Mythology Story Time #2
We've been discussing mythology and exploring mythological creatures quite a bit. One thing that we learned together was that mythology is not just about monsters and creatures, but "Myths are stories that have been told over hundreds of years to help explain why the world works the way it does" (Introduction to Mythology for Kids by Zachary Hamby) and how "things" were created. In order to explore this concept a bit more, I have been searching for different versions of some stories we had already read (e.g. Finn MacCool/Benandonner and the Giant's Causeway, Anansi the Spider, centaurs, etc.). I also wanted to find stories that might be represented in a variety of cultures. Myths are rooted in oral story telling traditions and have been passed down through many generations, and also vary depending on location/culture. How incredible that we can find so many cultures represented in stories about so many things (e.g. the creation of the universe, the origins and inner workings of volcanoes, etc.).
Finn MacCool Faces a Giant - A Celtic Myth
We started with a different version of one of our favorite Scottish Mythological Creatures. Our first version is from a Scottish collection of mythological creatures.
Maui Slows the Sun - A Polynesian Myth
Giacomo, have you seen Moana? The Disney movie with Maui? - Elyse
“We’ve watched the one with the coral reef. I think it was number two or number one. Yeah, yeah, we’ve seen the movie Moana.” - Giacomo, 4.4 years
Well, the new mythology book also has a story about [the same character] Maui from Moana. - Elyse
Saul shared the next day that he had also seen "Moana".
Pan Gu and the Creation of the World - A Chinese Myth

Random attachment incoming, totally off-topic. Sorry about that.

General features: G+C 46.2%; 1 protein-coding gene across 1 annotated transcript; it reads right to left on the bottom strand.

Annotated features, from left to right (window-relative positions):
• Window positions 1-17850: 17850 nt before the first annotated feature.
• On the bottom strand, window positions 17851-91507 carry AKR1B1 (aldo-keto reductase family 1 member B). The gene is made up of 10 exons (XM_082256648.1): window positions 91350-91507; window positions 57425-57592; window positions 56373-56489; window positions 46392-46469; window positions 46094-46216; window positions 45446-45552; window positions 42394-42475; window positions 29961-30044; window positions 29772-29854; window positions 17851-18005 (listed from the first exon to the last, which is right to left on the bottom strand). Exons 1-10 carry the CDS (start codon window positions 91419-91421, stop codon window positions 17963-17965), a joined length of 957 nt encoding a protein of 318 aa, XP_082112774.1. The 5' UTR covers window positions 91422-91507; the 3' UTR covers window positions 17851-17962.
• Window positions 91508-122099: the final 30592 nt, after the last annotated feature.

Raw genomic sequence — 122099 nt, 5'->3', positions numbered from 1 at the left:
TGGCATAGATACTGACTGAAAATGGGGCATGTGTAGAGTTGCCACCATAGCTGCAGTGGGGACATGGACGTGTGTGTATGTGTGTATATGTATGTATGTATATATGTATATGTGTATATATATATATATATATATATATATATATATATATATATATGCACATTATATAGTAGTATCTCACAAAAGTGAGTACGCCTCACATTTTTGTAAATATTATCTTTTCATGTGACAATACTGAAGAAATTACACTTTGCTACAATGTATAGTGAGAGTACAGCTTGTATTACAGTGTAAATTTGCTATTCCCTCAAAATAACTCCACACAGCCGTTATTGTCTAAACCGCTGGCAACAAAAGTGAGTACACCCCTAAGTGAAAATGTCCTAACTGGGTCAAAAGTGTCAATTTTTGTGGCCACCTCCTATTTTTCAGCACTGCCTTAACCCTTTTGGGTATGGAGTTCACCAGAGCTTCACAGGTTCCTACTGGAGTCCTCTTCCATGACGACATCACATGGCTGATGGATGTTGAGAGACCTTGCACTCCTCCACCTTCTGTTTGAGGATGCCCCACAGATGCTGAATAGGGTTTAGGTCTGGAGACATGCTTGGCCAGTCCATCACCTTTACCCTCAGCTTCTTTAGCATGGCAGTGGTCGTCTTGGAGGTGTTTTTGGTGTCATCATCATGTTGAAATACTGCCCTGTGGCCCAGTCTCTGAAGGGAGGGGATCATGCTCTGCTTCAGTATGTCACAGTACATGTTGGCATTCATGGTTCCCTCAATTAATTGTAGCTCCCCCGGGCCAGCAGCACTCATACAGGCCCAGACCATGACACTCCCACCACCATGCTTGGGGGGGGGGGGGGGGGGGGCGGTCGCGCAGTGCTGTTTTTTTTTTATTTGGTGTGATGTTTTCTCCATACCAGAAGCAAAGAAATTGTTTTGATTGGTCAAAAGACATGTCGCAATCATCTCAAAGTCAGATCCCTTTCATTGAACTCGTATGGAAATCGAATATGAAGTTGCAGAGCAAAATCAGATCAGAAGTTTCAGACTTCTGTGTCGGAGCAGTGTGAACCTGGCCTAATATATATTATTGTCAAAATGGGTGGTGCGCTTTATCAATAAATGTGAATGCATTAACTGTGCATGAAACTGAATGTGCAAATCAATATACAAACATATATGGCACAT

“Elyse? Is this Pan Gu?” - Saul, 3.8 years
“Is Pan Gu still alive?” - Giacomo
Well, it says that his right eye is the sun and his left eye is the moon so that he can look down on his creation. - Elyse
“He was so big that huge drops fell into big holes onto the Earth (to make the oceans), and then they formed the oceans.” - Giacomo
According to this myth, a Chinese myth, this was how the universe was created. There are myths from other cultures about how the earth was created. There are some African myths; there are some Greek myths about how the world was created. A lot of different cultures have stories about these things. - Elyse
Anansi the Spider - A myth from the Ashanti (West Africa)
In the Chinese myth of Pan Gu, it says that one of his eyes becomes the sun, and the other eye becomes the moon. This reminded me of the book we read about Anansi the spider, a story from the Ashanti in Africa. In this story, a globe of light becomes the moon with the help of Nyame, the Ashanti people's God of All Things.
“Elyse which book did you brought?” - Saul, 3.8 years
Well, I was wondering if you remember when we read about ‘Anansi’ the spider and they had the…I forget what they called it. - Elyse
“A globe.” - Saul
Oh yes, a globe. You have a good memory. Do you remember what the globe became in the story? - Elyse
“A moon!” - Saul
So this was an African story about how the moon came into the sky. And the one that we just read, the Chinese myth, said that the moon is the eyeball of Pan Gu.
“Can you read it for me because I kind of like it.” - Saul
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